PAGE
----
Sexing Nerite Snails. Some Ways To Check If You Have Boys And Girls

Sexing Nerite Snails

Nerite snails are notorious for their algae cleaning abilities in a tank. They are also a better means of controlling pollution in the tank than chemical options. But sexing nerite snails is not as straightforward as other species of marine life.

Here is a full discourse on sexing nerite snails and ways to check their sexes.

This article will give you a thorough understanding of how sexing nerite snails work, ways to check if you have male or female nerite snails, and a few other important notices about nerite snails that you should know as a hobbyist. 

Nerite Snails

Nerite snails are a biological tank cleanser. They are of many species scattered in tropical waters around the world. The freshwater nerite snails usually come from brackish water in Africa, while the saltwater species usually come from the Pacific or Caribbean Coast. For instance, the species with the name natalensis come from South Africa. They are native to the coastal plains of Somalia, Tanzania, and even South Africa. The bulk of many other species sold in pet stores in the US is usually from Asia.

Nerite snails are small sea snails from the Neritidae family. They have gills for respiration underwater and an operculum. They are said to be gregarious. This means they are social animals who like the company of each other. They are preferred in the hobby because they are great algae eaters. They scrape the algae in the path for food keeping your tank clean.

Some popular nerite snails in the hobby include the Zebra nerite snails (Neritina natalensis), the Tiger nerite snails (Neritina turrita), the Olive nerite snails (Neritina reclivata), and many others. They can be bought at the local pet stores, but some species may cost more because they are harder to keep.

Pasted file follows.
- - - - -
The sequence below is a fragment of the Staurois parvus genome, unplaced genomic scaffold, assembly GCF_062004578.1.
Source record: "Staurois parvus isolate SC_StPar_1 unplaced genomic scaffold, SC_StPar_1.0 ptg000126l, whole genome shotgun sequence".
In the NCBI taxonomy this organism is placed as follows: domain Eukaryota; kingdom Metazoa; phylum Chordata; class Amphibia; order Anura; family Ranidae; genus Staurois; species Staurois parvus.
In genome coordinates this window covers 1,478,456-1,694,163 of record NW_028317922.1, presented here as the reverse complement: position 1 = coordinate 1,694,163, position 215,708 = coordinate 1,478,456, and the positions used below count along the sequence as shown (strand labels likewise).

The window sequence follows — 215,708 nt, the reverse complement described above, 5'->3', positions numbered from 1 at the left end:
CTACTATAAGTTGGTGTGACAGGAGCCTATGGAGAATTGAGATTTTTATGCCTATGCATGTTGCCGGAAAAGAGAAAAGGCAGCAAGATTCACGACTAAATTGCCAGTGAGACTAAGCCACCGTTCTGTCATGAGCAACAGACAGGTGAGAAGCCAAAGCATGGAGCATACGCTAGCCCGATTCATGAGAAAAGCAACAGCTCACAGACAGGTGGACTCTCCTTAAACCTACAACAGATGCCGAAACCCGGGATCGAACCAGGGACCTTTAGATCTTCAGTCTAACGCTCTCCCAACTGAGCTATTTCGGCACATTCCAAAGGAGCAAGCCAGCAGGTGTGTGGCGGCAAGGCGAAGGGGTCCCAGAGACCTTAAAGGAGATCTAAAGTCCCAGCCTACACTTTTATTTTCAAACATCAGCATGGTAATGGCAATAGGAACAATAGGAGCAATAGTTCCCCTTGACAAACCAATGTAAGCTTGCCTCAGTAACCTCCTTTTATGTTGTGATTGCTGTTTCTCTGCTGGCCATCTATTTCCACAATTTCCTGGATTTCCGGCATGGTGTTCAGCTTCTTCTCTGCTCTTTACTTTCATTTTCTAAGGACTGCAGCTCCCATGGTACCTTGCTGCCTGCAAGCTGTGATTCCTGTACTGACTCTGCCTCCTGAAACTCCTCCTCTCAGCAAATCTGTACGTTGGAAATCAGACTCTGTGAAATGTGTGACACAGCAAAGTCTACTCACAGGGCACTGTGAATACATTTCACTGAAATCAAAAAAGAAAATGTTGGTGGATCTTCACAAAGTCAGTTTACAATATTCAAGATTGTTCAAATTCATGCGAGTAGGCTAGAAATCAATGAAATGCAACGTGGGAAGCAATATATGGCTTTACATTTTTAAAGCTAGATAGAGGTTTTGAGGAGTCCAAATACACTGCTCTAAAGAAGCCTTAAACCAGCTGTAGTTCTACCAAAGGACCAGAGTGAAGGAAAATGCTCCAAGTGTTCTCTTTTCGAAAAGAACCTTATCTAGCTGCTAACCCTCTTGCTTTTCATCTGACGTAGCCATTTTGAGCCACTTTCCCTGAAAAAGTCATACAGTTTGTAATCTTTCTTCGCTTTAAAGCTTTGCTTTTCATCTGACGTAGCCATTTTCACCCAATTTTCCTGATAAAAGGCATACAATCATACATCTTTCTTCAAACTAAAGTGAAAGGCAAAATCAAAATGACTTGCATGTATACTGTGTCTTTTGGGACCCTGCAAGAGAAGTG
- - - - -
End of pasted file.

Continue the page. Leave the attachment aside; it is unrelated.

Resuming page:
All species usually have a hard shell that coils. This shell covers the body but settles on the foot of the snail, which is essentially a large muscular body part for movement. They also have tentacles. The difference in species is mostly in shape, structure, distinctive marks, and colors.

Sexing Nerite Snails

Sexing nerite snails is still not as clear as mating many other species of marine life. However, a few things are clear. Nerite snails are not hermaphrodites like many other snail species. This means they do not have both male and female reproductive organs. Nerite snails are either male or female. So the males need a female to mate during mating season.

During mating, the male follows the female around the tank. She would normally reject him, but he’ll keep chasing her until she finally accepts him. He stays at her right side and inserts his reproductive organ below her mantle edge. After this, the female uses her muscular foot to haul egg capsules to the surface or any available platform. She fixes them there. 

The biologists Cristiane Barroso and Helena Matthews-Cascon, in their research of the spawning and development of Neritina natalensis, give a more detailed explanation of the development of the zebra nerite snail under laboratory conditions.

They observed that after mating, the females fix the egg capsules on any vacant substratum. They may deposit it on driftwood or even leaves. The egg capsules are usually yellowish when transferred, but they darken with progress. Each capsule contains about 32-106 eggs. 

This reproductive strategy is known as intracapsular metamorphosis. It is particular to freshwater nerite snail species. The eggs hatch and the snails emerge as “miniature” adults.